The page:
If you touch a wild baby and think you cannot put the baby back because of human sent, have no worries! That animal’s mama will come back. Mothers love their babies and do the best job to help that baby survive and grow up to be big and strong. Certain species such as fawns and rabbits are born without a scent. Nature designed it this way because these babies nest on the ground for hours to weeks, the lack of scent helps keep predators from noticing them. If these babies must be touched, you can rub your hands in dirt before handling, or rub the babies body gently with some dirt to mask the scent.
If you ever come across an injured wild animal that you know had physical contact with a cat, that animal needs your help! Cats have a lethal bacteria in their saliva that enters the bloodstream and can cause septicemia which is fatal without immediate medical intervention. Please safely contain the animal in a secure box or carrier, providing darkness, warmth and quiet while you find professional help from a licensed wildlife rehabilitator or animal hospital. Your quick response to the situation can help save the animals life!
The best way to determine if a wild baby rabbit is old enough to be on their own is by size! If the rabbit has erect ears, bright eyes and is furry; and ranges in between the size of a tennis to softball – he is on his own! In the wild, the babies are independent at 3–4 weeks of age. The white blaze marking on the four head does not indicate age.
Did you know that southern flying squirrels can be found in New England? Although they don’t actually fly, they have a special skin flap that acts as a gliding sail. They can reach great distances going tree to tree for such a small mammal. You may not see flying squirrels as much as eastern grey squirrels because they are most active at night! These cavity dwelling animals prefer deciduous trees as homes and are extremely social, living in a colony with others. The main predator to flying squirrels are raccoons, owls, snakes, coyote and foxes. While they are super cute and small, please remember keeping any wildlife as a pet is illegal in most states!
North American Porcupines are large, solitary rodents that are active year-round. They will den in tree cavities, rock holes, underground burrows, and underneath logs. Porcupines are well equipped to defend themselves but are not naturally aggressive. They are largely arboreal and are extremely well adapted to climb trees. They have poor eyesight, large claws and a tail used for climbing and the bottom of their feet are made with a special gripping texture for traction. Thousands of modified hairs called quills cover most of the body and tail. Quills are sharp with tiny barbs on their tips. Despite the myth, porcupines cannot shoot or throw their quills from a distance!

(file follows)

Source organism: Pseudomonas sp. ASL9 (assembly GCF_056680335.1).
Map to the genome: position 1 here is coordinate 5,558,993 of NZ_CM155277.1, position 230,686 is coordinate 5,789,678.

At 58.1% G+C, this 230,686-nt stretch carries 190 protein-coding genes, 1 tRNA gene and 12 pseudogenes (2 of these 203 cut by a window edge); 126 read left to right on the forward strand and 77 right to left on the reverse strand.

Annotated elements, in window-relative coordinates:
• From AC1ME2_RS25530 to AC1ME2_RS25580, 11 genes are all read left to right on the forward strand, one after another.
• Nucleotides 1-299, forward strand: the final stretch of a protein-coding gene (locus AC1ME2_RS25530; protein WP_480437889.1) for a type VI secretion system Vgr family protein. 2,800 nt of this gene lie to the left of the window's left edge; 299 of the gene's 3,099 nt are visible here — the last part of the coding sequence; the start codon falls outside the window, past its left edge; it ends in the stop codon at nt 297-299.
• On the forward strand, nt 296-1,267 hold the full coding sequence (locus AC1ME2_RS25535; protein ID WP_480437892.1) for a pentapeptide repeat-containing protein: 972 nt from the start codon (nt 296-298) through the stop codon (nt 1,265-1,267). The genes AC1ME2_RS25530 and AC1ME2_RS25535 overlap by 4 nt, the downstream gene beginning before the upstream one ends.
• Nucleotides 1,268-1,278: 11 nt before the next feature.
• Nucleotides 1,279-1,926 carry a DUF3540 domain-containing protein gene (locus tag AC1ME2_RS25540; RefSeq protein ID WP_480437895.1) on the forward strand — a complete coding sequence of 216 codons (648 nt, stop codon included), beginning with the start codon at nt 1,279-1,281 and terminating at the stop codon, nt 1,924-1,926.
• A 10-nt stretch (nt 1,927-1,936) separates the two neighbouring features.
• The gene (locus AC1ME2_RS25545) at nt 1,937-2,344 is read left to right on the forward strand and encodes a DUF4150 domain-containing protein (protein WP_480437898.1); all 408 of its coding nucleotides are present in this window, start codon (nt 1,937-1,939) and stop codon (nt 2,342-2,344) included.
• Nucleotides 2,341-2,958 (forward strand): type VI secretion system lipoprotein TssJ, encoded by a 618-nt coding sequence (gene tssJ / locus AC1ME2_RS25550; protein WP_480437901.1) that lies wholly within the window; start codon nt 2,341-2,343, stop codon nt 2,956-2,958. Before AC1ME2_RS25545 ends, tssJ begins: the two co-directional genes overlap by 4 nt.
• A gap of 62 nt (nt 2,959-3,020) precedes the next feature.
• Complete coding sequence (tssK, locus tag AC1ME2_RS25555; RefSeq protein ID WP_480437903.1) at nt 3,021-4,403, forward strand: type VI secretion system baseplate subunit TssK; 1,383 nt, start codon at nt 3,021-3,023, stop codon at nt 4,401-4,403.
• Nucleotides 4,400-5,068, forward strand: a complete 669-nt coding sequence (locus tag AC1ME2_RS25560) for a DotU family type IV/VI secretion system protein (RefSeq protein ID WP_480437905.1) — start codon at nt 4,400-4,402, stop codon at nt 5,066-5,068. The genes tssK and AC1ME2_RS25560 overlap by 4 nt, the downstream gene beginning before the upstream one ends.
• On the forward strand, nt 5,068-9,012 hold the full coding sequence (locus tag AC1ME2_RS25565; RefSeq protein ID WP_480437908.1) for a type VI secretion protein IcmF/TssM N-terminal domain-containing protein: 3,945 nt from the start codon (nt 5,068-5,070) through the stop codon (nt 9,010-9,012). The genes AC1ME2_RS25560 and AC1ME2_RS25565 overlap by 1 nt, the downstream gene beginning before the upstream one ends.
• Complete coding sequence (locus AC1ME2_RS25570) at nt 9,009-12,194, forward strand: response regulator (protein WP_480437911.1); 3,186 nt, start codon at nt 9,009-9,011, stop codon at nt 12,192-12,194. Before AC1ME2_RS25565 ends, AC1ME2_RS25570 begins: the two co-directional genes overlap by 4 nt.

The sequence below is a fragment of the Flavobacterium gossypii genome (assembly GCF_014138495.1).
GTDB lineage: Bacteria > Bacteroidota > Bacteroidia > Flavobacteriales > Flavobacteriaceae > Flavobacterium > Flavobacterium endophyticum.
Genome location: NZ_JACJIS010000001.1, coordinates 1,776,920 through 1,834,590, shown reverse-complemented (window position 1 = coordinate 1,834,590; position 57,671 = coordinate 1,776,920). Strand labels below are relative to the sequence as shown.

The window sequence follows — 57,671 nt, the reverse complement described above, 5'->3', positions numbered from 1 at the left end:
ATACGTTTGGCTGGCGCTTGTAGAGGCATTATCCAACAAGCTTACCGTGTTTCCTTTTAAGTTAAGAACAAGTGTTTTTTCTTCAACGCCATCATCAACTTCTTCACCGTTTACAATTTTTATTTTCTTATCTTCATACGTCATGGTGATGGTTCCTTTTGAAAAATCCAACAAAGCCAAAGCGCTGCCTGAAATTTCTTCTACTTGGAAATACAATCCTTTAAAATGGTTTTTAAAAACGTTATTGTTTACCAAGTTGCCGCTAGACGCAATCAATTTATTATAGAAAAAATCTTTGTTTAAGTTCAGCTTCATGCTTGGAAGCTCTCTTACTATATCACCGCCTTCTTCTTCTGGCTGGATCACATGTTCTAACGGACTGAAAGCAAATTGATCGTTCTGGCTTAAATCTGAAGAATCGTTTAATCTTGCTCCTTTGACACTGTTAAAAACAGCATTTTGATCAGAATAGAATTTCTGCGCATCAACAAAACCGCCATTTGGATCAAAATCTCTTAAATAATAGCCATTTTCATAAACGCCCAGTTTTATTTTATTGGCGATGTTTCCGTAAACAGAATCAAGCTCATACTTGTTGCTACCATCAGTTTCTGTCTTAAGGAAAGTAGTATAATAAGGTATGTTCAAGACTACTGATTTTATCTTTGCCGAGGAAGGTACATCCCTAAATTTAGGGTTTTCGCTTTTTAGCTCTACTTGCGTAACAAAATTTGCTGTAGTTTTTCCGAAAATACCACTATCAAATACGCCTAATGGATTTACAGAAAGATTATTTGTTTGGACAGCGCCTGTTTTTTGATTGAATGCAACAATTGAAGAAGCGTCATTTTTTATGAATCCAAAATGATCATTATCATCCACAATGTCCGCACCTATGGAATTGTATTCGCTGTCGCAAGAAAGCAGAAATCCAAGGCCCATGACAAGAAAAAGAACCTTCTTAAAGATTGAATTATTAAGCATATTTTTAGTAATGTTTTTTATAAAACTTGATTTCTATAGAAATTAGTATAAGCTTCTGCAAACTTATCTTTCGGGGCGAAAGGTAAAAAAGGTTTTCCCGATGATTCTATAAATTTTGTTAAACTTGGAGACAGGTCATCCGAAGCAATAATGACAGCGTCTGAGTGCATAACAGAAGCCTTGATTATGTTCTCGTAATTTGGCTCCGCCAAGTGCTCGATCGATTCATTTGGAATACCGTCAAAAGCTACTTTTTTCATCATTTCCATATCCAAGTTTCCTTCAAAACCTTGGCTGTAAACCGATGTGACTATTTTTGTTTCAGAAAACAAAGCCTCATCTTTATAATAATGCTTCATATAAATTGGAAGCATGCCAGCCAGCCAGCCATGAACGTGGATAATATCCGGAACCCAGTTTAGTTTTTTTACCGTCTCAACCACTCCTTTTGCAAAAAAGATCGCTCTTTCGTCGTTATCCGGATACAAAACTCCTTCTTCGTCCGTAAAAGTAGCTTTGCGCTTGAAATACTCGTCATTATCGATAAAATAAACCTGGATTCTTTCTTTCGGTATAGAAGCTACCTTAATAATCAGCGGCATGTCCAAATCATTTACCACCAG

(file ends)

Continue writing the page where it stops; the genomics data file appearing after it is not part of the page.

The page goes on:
Birds are known to do this because they see their reflection and believe they are defending their territory from any other male competition! Most song bird males are distinctly different visually from the females. Males use their bright and colorful feather plumage to attract females during the mating season. Want to attract more colorful birds to your yard? Leave out plenty of quality bird seed, especially sunflower seeds to attract cardinals.
Black bears are elusive and shy animals. They typically fear humans and are easily frightened by loud noises. Black bears are much smaller than their Grizzly (brown) bear cousins. Food sources such as bird feeders and un-kept garbage can be attractants to the bears in their search for food. Please do not purposely feed them – remember the saying, “a fed bear is a dead bear.” Once they are habituated with humans and associate people to food, they lose their instinctual fear and get too close for comfort. This results in unfortunate outcome for the animal. Education is key. Please enjoy their wild beauty from a distance!
Blue Jays are a passerine (perching) song bird. Jays are known for their loud vocal behavior, and popularity at the bird feeders. They are extremely intelligent and have a close-knit family structure. They are cousins to Crows, Ravens, Nutcrackers and Magpies. They are so smart they are known to be great mimics of other birds such as Red-Shouldered Hawks. They do this to rely messages to other jays of a possible hawk presence and depending on the situation, to deceive other species into thinking a predator is near – they are very well known to do this at a bird feeder!
During the winter season, you can help blue jays simply by making sure your feeders stay full with seed and suet. Other wildlife furry and feathered friends will also appreciate it!
Fisher cats are not at all related to cats (felines), nor fish for food. They are part of the Mustelid (weasel) family, which consists of ferrets, otters, badgers, mink, etc. Fishers are primarily nocturnal carnivores with the occasional plant and berry matter included into their diet. They are excellent climbers due to their retractable claws and are ambush predators meaning they take their prey by surprise and do not chase or stalk. These elusive animals are solitary, and are often confused with the calls of a red fox. Fisher cats seem to maintain a bad rap, but with all animals, it is important to get educated rather than fear them!